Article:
04 June 2008

Fredonia and Dunkirk Statistics

The Objectivist
Dunkirk-Fredonia Observer
May 24, 2008

Dunkirk and Fredonia are inextricably linked. It is interesting to see how they compare to each other. In this column, we look at some of the numbers.

Demographically, the towns are similar in some important respects. The following data comes from the 2000 Census. The two are about the same size: Fredonia (14,690) and Dunkirk (16,097). Dunkirk has a more stable population (60% have lived in the same house for five or more years) as compared to Fredonia (49%).

Dunkirk residents are older. Dunkirk residents average 39.6 years versus 25.9 for Fredonia. 7.3% of Dunkirk residents are 80 or older versus 3.1% of Fredonia. They have roughly the same percentage of young people. People 19 or younger comprise 29.7% of Fredonia and 26.5% of Dunkirk. It is not clear to what role the college plays in this.

There appears to be an income difference. Fredonia is less poor than Dunkirk (the 2000 median household income was $37,010 for Fredonia and $29,310 for Dunkirk). Both are not great. U.S. households averaged $47,599 in 2000, when the Census was last taken. In 2000, 6.4% of Fredonia households made more than $100,000 versus 3.8% for Dunkirk. Dunkirk has more rich households. In 2000, it had more people who make more than $200,000 (209 versus 118).

Fredonia has a higher education level. In 2000, 28.4% of Fredonia had a Bachelors degree or higher versus 13.4% for Dunkirk. The former is roughly the current national average. In 2006, for example, 28% of the U.S. population had a Bachelors or higher. On the other end, 12% of Fredonia didn’t graduate from high school versus 25.9% for Dunkirk.

Dunkirk has a much higher percentage of minorities, but both are whiter than the rest of the country. In 2000, 22.4% of Dunkirk consisted of minorities (16.8% Hispanic and 3.9% black). In contrast, only 6.2% of Fredonia consisted of minorities (2.4% Hispanic and 2% black). In the current U.S. (2006 figures), 35% were minorities or of mixed heritage (15% were Hispanic alone and 13% were black alone). Neither town has many Asians (0.3% of Dunkirk and 0.8% of Fredonia) versus 4% of the current U.S. population.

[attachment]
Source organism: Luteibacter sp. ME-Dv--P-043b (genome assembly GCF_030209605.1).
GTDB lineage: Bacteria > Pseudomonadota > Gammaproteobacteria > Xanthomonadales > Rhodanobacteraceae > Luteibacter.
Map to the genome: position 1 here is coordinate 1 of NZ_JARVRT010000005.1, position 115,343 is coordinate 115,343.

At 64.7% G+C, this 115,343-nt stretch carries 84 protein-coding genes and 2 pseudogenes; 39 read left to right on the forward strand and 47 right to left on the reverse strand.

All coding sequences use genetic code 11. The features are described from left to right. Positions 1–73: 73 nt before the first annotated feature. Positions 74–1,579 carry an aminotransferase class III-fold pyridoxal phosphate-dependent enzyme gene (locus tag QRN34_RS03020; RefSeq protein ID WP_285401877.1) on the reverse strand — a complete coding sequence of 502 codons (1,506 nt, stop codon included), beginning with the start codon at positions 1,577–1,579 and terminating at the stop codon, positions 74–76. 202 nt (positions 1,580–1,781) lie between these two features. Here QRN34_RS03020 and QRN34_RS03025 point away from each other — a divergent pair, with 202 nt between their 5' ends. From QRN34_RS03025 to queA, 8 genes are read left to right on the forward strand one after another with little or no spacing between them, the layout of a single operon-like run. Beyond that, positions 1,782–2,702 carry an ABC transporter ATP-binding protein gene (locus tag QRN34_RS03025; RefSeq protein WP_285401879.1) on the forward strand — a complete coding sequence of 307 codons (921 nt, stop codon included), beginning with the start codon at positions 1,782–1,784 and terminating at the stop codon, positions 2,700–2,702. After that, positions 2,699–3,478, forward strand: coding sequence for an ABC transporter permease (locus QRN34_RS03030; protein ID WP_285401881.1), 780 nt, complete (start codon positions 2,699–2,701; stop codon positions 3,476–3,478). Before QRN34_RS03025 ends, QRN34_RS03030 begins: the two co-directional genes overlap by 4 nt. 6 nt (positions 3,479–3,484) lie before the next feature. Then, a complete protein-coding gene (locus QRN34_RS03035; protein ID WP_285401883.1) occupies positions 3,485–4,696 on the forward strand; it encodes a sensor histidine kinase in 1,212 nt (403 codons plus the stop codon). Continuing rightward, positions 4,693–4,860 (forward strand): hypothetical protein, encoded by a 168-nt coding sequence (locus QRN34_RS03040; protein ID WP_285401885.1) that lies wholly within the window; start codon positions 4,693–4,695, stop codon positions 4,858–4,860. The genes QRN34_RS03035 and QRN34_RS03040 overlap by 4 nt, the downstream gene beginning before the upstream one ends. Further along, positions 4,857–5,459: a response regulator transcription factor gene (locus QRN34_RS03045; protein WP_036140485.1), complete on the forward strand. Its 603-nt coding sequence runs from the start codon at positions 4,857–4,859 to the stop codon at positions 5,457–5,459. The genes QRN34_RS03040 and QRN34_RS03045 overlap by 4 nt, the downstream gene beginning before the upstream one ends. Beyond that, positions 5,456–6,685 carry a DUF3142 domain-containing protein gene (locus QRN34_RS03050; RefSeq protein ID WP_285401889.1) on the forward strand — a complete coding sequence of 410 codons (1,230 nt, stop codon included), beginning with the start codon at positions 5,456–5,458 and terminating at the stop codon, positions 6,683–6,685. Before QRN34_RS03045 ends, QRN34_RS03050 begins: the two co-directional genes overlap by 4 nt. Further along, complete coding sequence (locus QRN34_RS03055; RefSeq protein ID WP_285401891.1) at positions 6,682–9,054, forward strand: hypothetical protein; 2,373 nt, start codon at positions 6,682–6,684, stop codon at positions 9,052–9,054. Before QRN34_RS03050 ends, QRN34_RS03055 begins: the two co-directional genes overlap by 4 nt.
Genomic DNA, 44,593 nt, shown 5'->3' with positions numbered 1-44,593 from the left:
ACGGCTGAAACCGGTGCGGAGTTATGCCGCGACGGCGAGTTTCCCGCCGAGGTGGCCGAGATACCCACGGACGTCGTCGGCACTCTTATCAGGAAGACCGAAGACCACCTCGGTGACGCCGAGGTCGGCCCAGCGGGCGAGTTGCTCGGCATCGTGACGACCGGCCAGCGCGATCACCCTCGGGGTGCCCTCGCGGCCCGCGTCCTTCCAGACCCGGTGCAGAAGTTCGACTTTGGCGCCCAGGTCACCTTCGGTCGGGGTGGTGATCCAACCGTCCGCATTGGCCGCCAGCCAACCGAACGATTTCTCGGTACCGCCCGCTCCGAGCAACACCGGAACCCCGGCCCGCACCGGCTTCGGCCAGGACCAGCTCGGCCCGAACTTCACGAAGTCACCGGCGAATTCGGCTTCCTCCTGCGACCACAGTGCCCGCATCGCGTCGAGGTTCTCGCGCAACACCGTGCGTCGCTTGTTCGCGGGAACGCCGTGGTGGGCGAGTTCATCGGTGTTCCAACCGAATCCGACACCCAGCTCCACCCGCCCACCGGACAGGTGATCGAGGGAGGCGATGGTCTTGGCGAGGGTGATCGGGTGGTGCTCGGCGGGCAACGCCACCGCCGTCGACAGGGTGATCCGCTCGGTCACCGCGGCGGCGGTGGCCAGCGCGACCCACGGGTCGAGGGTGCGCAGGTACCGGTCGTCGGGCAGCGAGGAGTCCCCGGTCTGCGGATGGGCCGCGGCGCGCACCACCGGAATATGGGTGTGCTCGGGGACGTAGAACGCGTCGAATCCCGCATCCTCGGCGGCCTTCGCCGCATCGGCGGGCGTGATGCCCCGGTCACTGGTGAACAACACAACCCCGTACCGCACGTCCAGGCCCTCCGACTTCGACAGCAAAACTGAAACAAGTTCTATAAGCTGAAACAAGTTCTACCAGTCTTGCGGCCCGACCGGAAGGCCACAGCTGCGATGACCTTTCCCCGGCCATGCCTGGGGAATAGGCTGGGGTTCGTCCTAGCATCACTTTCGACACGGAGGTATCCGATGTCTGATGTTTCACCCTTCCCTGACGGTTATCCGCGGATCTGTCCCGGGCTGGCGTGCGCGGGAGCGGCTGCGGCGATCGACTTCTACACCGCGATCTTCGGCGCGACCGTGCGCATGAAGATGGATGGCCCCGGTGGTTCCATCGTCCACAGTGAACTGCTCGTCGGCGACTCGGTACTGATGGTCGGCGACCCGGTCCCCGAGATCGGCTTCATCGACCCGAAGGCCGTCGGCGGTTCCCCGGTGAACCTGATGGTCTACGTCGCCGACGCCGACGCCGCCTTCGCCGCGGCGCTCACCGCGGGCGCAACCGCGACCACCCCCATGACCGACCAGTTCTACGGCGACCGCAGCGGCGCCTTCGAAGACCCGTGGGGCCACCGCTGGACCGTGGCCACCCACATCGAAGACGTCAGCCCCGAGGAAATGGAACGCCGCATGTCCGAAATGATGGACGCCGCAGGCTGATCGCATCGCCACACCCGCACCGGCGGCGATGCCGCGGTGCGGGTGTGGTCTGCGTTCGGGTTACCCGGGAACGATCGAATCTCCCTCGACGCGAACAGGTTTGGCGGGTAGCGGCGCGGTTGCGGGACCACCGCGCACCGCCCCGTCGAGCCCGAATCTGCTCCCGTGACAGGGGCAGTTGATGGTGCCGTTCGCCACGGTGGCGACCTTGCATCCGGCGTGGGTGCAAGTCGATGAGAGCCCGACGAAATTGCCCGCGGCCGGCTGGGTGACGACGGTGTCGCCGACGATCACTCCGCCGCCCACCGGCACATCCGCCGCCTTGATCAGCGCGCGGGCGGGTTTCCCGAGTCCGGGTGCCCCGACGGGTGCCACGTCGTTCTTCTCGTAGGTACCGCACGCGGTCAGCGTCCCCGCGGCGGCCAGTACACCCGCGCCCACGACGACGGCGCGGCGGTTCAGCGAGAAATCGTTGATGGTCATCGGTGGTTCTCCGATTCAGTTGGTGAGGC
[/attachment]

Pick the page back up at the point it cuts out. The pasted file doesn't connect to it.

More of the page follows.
Using 2005-2006 data from the New York State District Report Card, we find that the schools differ significantly. More Dunkirk students are poor. 56% qualify for free lunch versus 18% for Fredonia. Dunkirk also has more discipline problems. It suspends more of its students than Fredonia (8% versus 2%). In addition, more of its students drop out of high school and less plan to go on to a four-year college (38% versus 56%). It should be noted that some of those who don’t complete high school later enter GED programs, so it is unclear whether these numbers should trouble us. None of these differences appear to result from the number of students with disabilities because both have roughly the same percentage as each other and the rest of the state. The two school systems also differ greatly in race and ethnicity. 6% of Fredonia students are black or Hispanic versus 45% of Dunkirk.

The analogous statewide numbers fall in between those of the two school systems. 37% of statewide students qualify for free lunch, 5% of the students are suspended, and 40% are black or Hispanic.

The students also perform at different levels. In terms of 2005-2006 Regents examination among high-performing high school students, Fredonia significantly outperforms Dunkirk. Here are a few of the percentages of students with the highest scores (85-100) on the Regents Exams, with Dunkirk in parentheses: Comprehensive English 31% (25%), Math B 34% (5%), U.S. History and Government 49% (40%), Living Environment 29% (10%), and Physics 39% (6%). It is an interesting question as to what produces the different levels of performance. It is not due to differences in expenditures, class size, or the number of administrators and staff.